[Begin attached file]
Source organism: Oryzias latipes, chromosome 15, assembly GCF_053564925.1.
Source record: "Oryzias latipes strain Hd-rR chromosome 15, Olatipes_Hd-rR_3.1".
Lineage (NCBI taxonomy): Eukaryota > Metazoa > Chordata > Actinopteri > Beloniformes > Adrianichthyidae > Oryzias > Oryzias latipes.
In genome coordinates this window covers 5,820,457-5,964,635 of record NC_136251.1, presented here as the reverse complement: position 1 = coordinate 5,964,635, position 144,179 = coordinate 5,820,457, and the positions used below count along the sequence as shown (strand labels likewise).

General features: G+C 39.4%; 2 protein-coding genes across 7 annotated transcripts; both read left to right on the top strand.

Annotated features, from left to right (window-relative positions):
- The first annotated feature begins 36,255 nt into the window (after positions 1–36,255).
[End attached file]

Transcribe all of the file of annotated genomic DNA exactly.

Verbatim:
Source organism: Oryzias latipes, chromosome 15, assembly GCF_053564925.1.
Source record: "Oryzias latipes strain Hd-rR chromosome 15, Olatipes_Hd-rR_3.1".
Lineage (NCBI taxonomy): Eukaryota > Metazoa > Chordata > Actinopteri > Beloniformes > Adrianichthyidae > Oryzias > Oryzias latipes.
In genome coordinates this window covers 5,820,457-5,964,635 of record NC_136251.1, presented here as the reverse complement: position 1 = coordinate 5,964,635, position 144,179 = coordinate 5,820,457, and the positions used below count along the sequence as shown (strand labels likewise).

General features: G+C 39.4%; 2 protein-coding genes across 7 annotated transcripts; both read left to right on the top strand.

Annotated features, from left to right (window-relative positions):
- The first annotated feature begins 36,255 nt into the window (after positions 1–36,255).